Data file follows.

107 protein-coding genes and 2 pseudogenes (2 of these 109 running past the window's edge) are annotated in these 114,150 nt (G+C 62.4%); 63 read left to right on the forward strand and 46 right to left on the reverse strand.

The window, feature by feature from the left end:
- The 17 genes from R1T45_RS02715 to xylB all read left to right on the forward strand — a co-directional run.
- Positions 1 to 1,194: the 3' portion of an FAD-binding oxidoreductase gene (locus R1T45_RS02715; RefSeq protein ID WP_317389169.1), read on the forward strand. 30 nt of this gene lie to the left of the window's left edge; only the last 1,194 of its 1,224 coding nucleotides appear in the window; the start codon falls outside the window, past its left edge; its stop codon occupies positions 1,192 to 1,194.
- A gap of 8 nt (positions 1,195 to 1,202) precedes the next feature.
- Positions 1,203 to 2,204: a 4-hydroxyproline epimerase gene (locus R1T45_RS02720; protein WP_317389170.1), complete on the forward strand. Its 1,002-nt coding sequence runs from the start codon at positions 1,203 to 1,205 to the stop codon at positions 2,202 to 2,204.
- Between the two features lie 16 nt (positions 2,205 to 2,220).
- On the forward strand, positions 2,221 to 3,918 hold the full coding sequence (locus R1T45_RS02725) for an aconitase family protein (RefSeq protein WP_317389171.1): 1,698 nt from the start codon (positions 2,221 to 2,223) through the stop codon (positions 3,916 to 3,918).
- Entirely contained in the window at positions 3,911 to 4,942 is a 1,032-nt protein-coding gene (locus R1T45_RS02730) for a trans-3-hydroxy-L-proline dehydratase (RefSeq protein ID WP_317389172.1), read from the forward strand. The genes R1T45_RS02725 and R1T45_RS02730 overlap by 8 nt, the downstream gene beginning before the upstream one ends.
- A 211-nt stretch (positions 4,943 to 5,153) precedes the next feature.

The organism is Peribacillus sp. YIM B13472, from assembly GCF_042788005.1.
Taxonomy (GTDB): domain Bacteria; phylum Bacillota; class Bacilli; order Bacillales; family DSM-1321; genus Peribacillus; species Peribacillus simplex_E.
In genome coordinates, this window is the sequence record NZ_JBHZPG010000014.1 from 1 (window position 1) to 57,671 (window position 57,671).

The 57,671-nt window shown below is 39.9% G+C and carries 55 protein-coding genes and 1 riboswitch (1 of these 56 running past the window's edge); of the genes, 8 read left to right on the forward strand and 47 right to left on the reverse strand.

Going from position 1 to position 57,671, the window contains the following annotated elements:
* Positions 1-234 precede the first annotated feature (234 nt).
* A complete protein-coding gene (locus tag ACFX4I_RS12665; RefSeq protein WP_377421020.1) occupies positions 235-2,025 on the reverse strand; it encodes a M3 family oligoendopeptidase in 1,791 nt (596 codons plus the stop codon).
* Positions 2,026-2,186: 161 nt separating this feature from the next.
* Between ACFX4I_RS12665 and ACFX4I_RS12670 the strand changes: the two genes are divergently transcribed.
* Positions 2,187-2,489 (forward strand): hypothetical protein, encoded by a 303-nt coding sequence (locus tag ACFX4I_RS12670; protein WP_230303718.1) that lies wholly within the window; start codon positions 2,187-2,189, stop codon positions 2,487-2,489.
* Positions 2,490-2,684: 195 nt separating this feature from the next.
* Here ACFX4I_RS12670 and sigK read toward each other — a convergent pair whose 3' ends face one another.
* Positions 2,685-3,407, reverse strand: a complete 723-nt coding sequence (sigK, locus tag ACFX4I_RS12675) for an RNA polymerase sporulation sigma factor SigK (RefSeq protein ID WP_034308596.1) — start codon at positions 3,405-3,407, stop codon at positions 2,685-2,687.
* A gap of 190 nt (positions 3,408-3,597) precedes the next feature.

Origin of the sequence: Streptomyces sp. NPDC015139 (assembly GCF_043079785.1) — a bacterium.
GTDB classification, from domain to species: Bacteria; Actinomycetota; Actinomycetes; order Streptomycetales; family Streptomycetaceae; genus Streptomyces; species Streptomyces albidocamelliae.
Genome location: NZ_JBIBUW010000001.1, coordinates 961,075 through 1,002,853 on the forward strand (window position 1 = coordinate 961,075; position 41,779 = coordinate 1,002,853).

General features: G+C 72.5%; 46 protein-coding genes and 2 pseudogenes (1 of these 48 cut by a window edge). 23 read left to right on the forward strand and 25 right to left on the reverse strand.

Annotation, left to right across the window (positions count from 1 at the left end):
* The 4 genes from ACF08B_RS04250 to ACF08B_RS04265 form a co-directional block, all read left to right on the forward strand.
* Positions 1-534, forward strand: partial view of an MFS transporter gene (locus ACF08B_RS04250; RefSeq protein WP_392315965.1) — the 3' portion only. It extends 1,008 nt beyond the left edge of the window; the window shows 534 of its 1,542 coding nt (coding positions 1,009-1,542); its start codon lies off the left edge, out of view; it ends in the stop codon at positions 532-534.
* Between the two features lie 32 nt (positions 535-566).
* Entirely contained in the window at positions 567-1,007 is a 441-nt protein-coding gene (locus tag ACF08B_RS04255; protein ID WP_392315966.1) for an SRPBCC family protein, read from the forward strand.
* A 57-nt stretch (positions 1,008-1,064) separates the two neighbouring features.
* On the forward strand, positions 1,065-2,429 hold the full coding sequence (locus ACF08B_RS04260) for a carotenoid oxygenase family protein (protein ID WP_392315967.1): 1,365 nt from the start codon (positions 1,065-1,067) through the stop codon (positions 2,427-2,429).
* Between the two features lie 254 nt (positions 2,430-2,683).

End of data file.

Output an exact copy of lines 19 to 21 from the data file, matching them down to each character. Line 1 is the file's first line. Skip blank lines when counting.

* Between ACFX4I_RS12665 and ACFX4I_RS12670 the strand changes: the two genes are divergently transcribed.
* Positions 2,187-2,489 (forward strand): hypothetical protein, encoded by a 303-nt coding sequence (locus tag ACFX4I_RS12670; protein WP_230303718.1) that lies wholly within the window; start codon positions 2,187-2,189, stop codon positions 2,487-2,489.
* Positions 2,490-2,684: 195 nt separating this feature from the next.